With brands looking to simplify consumer lives, home automation is a much bigger task than it might seem. It has a long way to go in the Indian market, especially for it to find takers in the mass segment
Wouldn’t it be nice if your home could practically manage itself at your beck and call with a voice command and a few taps on your smartphone screens? While an evolved, intelligent and self-sufficient system like Jarvis from the Iron Man movies may be a far cry from what is available in the market currently, it is not too bad a benchmark to aim for. Like any industry, the home automation space is trying to prove its relevance and application in consumer lives while trying to avoid being seen only as a gimmick or a luxury.
In India, as per a Research and Markets report, the home automation market is expected to cross Rs 30,000 crore by 2022. The report finds that Delhi-NCR, Mumbai, Pune, Ahmedabad and Bengaluru account for a combined market share of over 50% currently. With products by legacy brands, local players, international brands and start-ups to choose from, home automation is increasingly seeing adoption in the upwardly mobile, technologically savvy and experiment-pro consumer segment.
Smart products, but who’s buying?
Schneider Electric India with its current range of home automation products, sees uptake among the uber-luxury category which includes homes of movie stars, sport stars, business tycoons and the likes. That isn’t to say that automation is absolutely unaffordable. Shrinivas Chebbi, president — partner and eco buildings business, Schneider Electric India informs that the company has launched smart home functionalities to cater to consumers purchasing new homes in the Rs 60 lakh-Rs 1.2 crore bracket. “We have developed solutions for, say, a two-BHK of approximately 1,000 sq ft which will cost about Rs 1 lakh,” Chebbi says.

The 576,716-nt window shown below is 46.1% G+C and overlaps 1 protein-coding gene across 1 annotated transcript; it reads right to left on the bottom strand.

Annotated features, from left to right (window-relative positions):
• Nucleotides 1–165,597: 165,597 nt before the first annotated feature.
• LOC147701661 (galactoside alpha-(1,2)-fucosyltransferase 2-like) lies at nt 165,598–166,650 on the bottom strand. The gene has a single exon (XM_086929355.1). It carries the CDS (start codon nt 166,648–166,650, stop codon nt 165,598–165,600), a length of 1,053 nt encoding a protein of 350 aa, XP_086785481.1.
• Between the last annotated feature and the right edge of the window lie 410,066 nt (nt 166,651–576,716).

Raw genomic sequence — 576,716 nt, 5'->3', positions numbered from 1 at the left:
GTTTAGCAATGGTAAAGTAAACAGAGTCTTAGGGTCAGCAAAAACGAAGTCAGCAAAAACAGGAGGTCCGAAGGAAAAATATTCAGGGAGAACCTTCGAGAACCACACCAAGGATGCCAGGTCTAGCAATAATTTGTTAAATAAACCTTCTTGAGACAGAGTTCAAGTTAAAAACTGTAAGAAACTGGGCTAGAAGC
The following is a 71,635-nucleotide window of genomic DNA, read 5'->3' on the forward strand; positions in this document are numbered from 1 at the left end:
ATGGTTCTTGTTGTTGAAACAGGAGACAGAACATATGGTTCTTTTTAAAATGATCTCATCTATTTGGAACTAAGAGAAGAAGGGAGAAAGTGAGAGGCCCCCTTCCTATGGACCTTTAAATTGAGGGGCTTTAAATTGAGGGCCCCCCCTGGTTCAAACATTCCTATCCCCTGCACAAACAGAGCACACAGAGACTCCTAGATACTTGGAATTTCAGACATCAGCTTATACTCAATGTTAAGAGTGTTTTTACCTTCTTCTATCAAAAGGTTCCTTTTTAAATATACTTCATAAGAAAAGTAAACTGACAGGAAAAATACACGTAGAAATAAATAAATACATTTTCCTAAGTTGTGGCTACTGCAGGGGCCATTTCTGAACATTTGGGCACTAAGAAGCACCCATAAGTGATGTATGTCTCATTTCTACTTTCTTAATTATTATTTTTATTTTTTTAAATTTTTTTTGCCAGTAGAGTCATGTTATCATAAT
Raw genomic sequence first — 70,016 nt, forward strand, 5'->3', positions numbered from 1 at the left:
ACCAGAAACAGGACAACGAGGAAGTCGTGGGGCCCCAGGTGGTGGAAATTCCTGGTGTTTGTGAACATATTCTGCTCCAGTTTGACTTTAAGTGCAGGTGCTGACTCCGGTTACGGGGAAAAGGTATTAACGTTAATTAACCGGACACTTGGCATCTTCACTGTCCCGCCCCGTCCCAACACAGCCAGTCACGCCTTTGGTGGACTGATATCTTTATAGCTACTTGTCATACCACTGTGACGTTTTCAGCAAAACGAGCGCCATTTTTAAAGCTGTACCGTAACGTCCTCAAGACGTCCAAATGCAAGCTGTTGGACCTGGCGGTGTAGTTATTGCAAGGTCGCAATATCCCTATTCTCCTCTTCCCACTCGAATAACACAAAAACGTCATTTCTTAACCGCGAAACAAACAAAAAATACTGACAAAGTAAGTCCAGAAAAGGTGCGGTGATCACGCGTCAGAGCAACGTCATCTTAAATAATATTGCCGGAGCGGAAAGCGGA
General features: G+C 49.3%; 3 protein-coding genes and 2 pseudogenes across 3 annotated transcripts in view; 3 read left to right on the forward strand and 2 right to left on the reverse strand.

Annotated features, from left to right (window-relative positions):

This doesn’t mean alienating existing home owners. He further informs that some of the IoT technology doesn’t require redoing the switch boxes in the house; it is wireless with the switch box being overlaid with the IoT hardware turning it into a smart switch. Consumers today also get to choose whether to automate either just a room or just one aspect, which could be security or even entertainment. The drive for adoption will stem from easy and affordable availability of data (internet connectivity) and infrastructure in the form of connected devices (preferably with longer obsolescence cycles).
Nikhil Mathur, managing director, GfK South Asia points out, “A third of the sales value from panel TV in 2017 was from smart TVs, which grew 21% compared to the overall TV growth of 5%.” And products like Amazon Fire TV stick, etc may affect the growth of the consumer base for actual smart TVs in the shorter run. In the longer run, however, this adoption of low cost smart TV conversion methods will act as a catalyst to generate a higher user base for smart TVs, he feels.